Elizabeth Newton, Head of Elfrida Primary School in London, said: “We have been fortunate to benefit from Magic Breakfast provision for our pupils since January 2019. Before, children could arrive at school in the morning feeling hungry which could make them distracted. We introduced a playground service of hot bagels, which were made available to any child who wanted one.

“The impact that this simple provision has made to our school is immeasurable. Our attendance and timekeeping rates have improved and the behaviour for learning has become outstanding across the school as any child who may previously have been unsettled due to hunger, is now able to focus on their learning.

“During the Covid-19 pandemic, more and more of our families have lost their jobs, been furloughed or had their hours reduced, so the food which Magic Breakfast has provided to our families has been a real lifeline for some.

“If we did not receive Magic Breakfast provision, I’d be very concerned that some of our children would once again struggle to concentrate, as we do not have the budget to fund this essential provision.”

Jon Franklin, Chief Economist at PBE, added: “With a question mark currently hovering over the future of government school breakfast provision, there’s a strong economic imperative for these programmes to continue and expand – with billions of pounds a year potentially in play. School breakfast provision may be one of the most cost-effective ways the government can ensure greater earning potential for pupils in schools with high levels of disadvantaged children.

“For the price of a few bagels, beans and teacher time - breakfast provision costs just £180 per pupil to run each year – we estimate school breakfasts can generate £9,200 of long-term benefits per child for the economy, a number the Chancellor can’t ignore.”

Members of the public looking to back this campaign can do so by contacting their local MP and asking them to support #BreakfastInTheBudget. More information on the report and how to contact local MPs can be found here.




For further information please contact:

[email protected] / [email protected]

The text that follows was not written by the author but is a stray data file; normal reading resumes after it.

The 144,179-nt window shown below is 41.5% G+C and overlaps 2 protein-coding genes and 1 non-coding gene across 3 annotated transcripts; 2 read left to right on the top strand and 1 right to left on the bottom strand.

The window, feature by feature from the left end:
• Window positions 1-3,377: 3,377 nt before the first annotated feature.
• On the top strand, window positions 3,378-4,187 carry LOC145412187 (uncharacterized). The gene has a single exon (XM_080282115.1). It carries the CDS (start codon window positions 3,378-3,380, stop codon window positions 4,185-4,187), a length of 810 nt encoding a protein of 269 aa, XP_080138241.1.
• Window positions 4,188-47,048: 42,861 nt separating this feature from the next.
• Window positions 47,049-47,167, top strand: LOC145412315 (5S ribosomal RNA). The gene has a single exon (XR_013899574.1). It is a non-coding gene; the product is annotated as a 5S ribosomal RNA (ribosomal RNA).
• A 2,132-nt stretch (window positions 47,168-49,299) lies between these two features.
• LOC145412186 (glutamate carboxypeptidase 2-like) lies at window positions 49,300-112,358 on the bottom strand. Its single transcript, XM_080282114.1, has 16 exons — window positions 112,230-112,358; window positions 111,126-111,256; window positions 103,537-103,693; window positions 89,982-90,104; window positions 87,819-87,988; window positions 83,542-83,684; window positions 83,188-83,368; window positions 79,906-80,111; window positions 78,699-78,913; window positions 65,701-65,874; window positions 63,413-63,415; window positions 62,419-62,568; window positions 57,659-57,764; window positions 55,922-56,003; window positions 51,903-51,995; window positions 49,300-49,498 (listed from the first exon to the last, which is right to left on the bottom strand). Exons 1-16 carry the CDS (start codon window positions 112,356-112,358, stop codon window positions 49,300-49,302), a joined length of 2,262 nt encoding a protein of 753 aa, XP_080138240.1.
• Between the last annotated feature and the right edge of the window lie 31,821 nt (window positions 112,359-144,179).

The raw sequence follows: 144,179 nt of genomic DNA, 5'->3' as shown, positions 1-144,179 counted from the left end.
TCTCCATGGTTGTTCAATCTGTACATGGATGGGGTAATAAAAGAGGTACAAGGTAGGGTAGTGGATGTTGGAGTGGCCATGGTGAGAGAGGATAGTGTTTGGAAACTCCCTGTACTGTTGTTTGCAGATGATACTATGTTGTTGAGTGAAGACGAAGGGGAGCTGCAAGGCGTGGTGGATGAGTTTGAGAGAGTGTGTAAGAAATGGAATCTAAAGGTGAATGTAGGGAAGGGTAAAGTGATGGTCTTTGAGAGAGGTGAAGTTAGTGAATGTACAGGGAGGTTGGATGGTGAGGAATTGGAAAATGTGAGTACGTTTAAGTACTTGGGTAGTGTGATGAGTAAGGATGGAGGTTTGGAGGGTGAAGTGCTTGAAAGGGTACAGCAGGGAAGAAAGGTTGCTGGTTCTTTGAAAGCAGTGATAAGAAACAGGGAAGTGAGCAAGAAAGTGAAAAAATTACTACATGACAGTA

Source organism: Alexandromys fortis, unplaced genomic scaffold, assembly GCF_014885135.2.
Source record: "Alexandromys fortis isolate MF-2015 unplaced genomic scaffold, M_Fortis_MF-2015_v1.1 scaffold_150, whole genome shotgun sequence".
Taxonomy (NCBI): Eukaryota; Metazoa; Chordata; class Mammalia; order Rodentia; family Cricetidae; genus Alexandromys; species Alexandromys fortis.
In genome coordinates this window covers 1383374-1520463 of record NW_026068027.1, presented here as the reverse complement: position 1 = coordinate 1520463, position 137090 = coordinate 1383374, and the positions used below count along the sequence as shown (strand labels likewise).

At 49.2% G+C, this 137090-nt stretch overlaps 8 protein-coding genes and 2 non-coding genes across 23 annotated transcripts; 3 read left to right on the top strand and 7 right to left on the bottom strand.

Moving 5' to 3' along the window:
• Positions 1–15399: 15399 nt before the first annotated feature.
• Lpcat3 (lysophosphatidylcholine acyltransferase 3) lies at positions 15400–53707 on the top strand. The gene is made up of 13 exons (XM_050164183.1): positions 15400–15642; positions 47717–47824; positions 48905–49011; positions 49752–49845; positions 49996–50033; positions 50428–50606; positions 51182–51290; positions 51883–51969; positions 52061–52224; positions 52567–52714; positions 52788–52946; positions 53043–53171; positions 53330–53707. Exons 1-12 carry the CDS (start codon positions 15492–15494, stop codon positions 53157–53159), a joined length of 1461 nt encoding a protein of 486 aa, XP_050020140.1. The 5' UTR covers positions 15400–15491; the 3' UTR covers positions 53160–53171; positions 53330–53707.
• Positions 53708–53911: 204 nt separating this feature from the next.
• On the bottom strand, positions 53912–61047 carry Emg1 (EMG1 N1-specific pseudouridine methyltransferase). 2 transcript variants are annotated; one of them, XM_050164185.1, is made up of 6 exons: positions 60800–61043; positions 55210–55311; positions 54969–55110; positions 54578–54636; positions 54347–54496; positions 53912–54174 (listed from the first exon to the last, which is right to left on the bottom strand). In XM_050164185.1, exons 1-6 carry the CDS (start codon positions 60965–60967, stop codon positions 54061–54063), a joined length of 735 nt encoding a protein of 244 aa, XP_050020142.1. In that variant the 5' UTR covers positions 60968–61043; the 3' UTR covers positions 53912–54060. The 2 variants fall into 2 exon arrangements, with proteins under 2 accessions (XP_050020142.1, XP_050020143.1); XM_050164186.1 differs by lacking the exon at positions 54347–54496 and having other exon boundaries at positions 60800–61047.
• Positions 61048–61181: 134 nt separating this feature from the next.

Report Methodology

The study relies on evidence from the evaluation of Magic Breakfast’s model of school breakfast provision by the Institute for Fiscal Studies (IFS). IFS use the results of standardised Key Stage 1 tests, completed at age 6-7, to measure the impact of the Magic Breakfast model of breakfast provision on academic outcomes. For this reason, this study focuses on analysing the future potential benefits from improved academic outcomes for children at this particular age. Whilst there may be similar benefits for children of other ages, Pro Bono Economics and Magic Breakfast have taken the cautious approach of not including any estimate for these in our study.

The evidence of improved academic outcomes at Key Stage 1 was then linked to a Department for Education study which calculates the long term economic benefits of improved Key Stage 1 attainment.

This provided evidence on the likely long term economic benefits of Magic Breakfast’s intervention. These economic benefits are a result of increased earnings for the individuals supported as well as reduced costs incurred by government for truancy, exclusions and Special Educational Needs.

Calculating £2.7bn figure:

[1] In order to calculate the £2.7bn figure, Magic Breakfast and Pro Bono Economics first calculated the total number of pupils attending a primary school that meets the Government’s current eligibility criteria for the National School Breakfast Programme (schools that have at least 50 per cent of pupils in Income Deprivation Affecting Children Index Bands A-F).

The total number of pupils at these schools is 2,246,747 (7,303 schools in total). Data was then used from the DofE (2019/2020) which showed the number of children at state funded primary schools and their split across year groups. There are currently 4,857,377 pupils, and of these, 13.25 per cent (643,697) are in Year 2.

It was therefore assumed that 13.25 per cent of the 2,246,747 pupils attending a primary school with more than 50 per cent of pupils in Income Deprivation Affecting Children Index Bands A-F were in Year 2 (297,693.9775). If the benefits of these children receiving school breakfasts for one year is £9,230 then the cumulative benefits are £2,747,715,412.

[2] Long term economic benefits calculation:

NOTE: Savings have been discounted to age 6.

[3] Number of children completing Key Stage 1:

Please refer to ‘Calculating the £2.7bn’ section above.

[4] Increase in child hunger:

[5] Widening in educational attainment:

About Magic Breakfast

●      Magic Breakfast is a registered charity providing healthy breakfasts to children in the UK who arrive at school too hungry to learn, and expert support to their schools. The charity works with over 960 Primary, Secondary, ASL/Special Educational Needs Schools and Pupil Referral Units in disadvantaged areas of England and Scotland, to offer free breakfast to around 167,000 children to ensure they start the school day with the energy and nutrition they need to make the most of their morning lessons.

●      Throughout the Covid-19 pandemic Magic Breakfast has continued to support schools, adapting their in-school breakfast provision model and working with schools to offer take-home packs as well as home deliveries for vulnerable or hard-to-reach children through their partnership with Amazon. This ensures  children at risk of hunger continue to have access to a nutritious breakfast whether at home or in school.


About Pro Bono Economics

●      Pro Bono Economics uses economics to empower the social sector and to increase wellbeing across the UK. They combine project work for individual charities and social enterprises with policy research that can drive systemic change. Working with 400 volunteer economists, they have supported over 500 charities since their inception in 2009.